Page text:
Read a Random Post

Drawn Onward. A Back to Front to Back Tale of Hopelessness and Hope (review)

Drawn Onward. A Back to Front to Back Tale of Hopelessness and Hope
Fremantle Press, 2017
Writer: Meg McKinley

Critics are bone-cracking omnivores. As a rule, the more there is to consume, the better to whet sharp incisors, and there are more bits to pick from our teeth. Drawn Onward, A Back to Front to Back Tale of Hopelessness and Hope, a comic written by Australian Meg McKinley, is, however, an atypical diet.

As a work of art, Drawn Onward is a remarkable text. The entire story has a palindrome built into the sentence structure. Thus, in the first half of the book:

There is no light on the horizon and it is foolish to think you can change anything at all

becomes this in the second half of the book:

You can change anything at all. It is foolish to think there is no light on
the horizon.

It is obviously not a true palindrome. It is more palindrome in meaning that in traditional letter placement. This is nonetheless the first time we have encountered even a pseudo-palindromic comic book. Palindromes have a long history. As noted on this website:

Palindromes as a form of wordplay have been created for many centuries. For example, the ancient Greeks are known to have often inscribed the following onto their fountains:

Nipson anomemata me monan opsin.

It translates as wash the sin as well as the face. Sharp-eyed readers will notice that the above it not actually a palindrome. This is because we have written it using letters of the English alphabet; when Greek characters are used it is a palindrome because ps is a single letter in Greek (Y).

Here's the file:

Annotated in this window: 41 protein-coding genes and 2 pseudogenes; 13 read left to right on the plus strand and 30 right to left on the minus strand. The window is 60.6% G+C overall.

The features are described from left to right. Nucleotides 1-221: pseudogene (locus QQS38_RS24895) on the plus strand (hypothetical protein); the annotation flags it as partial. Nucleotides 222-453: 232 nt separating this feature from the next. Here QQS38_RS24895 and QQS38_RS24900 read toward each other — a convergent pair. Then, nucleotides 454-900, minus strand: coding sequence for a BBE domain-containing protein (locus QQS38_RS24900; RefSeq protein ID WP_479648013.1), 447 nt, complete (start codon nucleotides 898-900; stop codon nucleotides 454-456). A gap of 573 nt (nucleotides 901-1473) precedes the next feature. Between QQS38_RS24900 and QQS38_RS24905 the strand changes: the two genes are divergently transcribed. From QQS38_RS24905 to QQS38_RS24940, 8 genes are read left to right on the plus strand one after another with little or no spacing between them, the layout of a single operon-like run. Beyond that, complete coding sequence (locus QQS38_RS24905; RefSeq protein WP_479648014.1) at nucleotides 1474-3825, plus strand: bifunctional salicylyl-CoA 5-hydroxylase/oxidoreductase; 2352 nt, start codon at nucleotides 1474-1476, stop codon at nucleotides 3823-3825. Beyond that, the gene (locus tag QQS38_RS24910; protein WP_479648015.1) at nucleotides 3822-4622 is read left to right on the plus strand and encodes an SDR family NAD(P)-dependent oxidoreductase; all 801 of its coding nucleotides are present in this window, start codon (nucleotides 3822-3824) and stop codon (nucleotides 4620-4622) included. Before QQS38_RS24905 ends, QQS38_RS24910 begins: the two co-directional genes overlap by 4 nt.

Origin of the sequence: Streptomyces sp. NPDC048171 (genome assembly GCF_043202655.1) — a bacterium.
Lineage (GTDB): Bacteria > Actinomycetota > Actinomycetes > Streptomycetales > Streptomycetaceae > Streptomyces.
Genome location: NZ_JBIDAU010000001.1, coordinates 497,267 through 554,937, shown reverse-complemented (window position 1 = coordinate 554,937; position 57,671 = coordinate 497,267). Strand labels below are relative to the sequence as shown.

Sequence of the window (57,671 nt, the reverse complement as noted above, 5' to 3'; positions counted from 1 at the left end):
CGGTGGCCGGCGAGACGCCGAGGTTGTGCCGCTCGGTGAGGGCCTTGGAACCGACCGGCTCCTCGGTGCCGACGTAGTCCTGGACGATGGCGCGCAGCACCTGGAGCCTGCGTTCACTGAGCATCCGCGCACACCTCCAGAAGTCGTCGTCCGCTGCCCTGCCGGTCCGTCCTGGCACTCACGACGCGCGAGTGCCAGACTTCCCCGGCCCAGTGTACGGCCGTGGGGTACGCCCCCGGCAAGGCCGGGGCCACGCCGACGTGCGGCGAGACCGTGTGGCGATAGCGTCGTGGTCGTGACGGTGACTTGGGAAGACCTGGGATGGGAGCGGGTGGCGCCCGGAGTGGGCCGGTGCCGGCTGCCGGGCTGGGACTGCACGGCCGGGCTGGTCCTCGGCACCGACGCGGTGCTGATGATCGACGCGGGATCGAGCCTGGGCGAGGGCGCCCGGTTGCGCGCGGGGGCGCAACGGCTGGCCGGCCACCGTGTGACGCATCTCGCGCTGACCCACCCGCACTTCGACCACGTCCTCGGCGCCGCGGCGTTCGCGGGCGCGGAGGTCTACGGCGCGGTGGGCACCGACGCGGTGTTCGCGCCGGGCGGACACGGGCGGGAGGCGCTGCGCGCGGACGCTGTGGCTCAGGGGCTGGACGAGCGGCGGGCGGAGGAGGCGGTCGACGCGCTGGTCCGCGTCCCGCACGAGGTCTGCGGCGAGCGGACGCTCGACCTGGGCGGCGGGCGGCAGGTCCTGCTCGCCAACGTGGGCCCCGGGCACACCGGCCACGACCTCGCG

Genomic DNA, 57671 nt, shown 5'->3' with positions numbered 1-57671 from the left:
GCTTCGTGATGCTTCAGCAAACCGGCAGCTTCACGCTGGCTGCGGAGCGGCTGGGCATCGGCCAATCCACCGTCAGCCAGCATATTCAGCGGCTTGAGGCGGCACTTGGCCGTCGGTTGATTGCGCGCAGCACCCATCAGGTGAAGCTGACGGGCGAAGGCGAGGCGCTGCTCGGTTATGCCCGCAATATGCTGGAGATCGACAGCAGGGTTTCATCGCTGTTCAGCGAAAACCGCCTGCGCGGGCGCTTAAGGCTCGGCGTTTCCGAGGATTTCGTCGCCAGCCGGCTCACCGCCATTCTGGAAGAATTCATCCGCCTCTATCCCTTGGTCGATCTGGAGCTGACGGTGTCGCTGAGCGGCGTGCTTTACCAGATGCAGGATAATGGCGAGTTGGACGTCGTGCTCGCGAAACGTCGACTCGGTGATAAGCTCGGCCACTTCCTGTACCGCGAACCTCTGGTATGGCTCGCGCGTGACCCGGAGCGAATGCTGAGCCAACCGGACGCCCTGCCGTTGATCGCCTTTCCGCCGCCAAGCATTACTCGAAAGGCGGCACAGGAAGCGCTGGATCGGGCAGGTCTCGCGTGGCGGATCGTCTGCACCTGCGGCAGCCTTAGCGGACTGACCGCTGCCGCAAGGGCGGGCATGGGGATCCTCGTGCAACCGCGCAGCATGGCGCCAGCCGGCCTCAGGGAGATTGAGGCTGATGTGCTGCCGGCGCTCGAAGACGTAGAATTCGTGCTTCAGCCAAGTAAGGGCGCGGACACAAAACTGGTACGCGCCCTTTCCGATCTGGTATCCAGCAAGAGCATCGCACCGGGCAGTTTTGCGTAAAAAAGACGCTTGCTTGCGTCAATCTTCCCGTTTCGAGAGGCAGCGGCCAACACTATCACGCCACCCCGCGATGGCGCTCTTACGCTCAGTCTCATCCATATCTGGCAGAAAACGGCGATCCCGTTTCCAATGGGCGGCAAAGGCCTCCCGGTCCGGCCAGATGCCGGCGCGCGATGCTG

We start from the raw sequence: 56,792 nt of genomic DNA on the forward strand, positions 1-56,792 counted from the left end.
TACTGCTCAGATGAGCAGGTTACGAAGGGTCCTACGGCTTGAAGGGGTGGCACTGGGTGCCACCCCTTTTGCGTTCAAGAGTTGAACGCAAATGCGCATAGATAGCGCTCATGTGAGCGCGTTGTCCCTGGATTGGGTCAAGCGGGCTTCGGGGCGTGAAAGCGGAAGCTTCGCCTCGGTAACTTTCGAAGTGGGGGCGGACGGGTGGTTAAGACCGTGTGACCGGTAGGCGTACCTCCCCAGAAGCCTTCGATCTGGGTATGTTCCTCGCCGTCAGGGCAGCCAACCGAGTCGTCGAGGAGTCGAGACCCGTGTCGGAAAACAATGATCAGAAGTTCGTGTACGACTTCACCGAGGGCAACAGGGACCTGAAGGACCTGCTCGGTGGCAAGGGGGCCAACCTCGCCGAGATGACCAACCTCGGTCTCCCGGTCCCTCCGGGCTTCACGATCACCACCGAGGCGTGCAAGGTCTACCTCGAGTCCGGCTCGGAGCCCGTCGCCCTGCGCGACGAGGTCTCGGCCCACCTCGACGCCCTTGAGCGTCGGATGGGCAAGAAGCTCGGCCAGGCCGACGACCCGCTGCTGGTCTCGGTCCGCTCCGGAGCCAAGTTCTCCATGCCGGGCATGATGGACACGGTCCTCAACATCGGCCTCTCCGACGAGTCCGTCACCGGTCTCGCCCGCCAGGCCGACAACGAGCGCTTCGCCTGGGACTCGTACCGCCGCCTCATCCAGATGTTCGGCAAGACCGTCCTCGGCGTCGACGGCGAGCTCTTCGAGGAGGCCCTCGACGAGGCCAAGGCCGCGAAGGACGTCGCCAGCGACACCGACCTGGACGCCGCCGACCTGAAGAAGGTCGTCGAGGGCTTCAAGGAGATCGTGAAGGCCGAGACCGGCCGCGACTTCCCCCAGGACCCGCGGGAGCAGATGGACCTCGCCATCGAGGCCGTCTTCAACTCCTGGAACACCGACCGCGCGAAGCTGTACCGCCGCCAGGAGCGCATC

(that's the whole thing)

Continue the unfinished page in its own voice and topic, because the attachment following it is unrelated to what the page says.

The Romans were also admirers of palindromes, and produced such sentences as:

In girum imus nocte et consumimur igni.

It means we enter the circle after dark and are consumed by fire and is said to describe the movement of moths.

(For a very modern and fun analysis, please follow this link to a 2015 article published in Time magazine.)

Turning back to Drawn Onward, judicial applications of sentence periods break up the text so as to reorder the meaning. The front of the book is rendered in dark greys. The rear of the text is painted in greens. It is extremely clever and displays a meticulous attention to structure by Ms McKinley.

The transition point incorporates both colours:

The comic is relentlessly buoyant notwithstanding its evenly balanced title. But while it is a few steps above a series of inspirational bumper stickers, it is more form over substance. As your reviewer’s fifteen year old daughter observed with a smile, “It is cute”, and perhaps, to be fair, teens are the target demographic market. But there is no meat on the bone. We feel like we are clashing our teeth at a butterfly.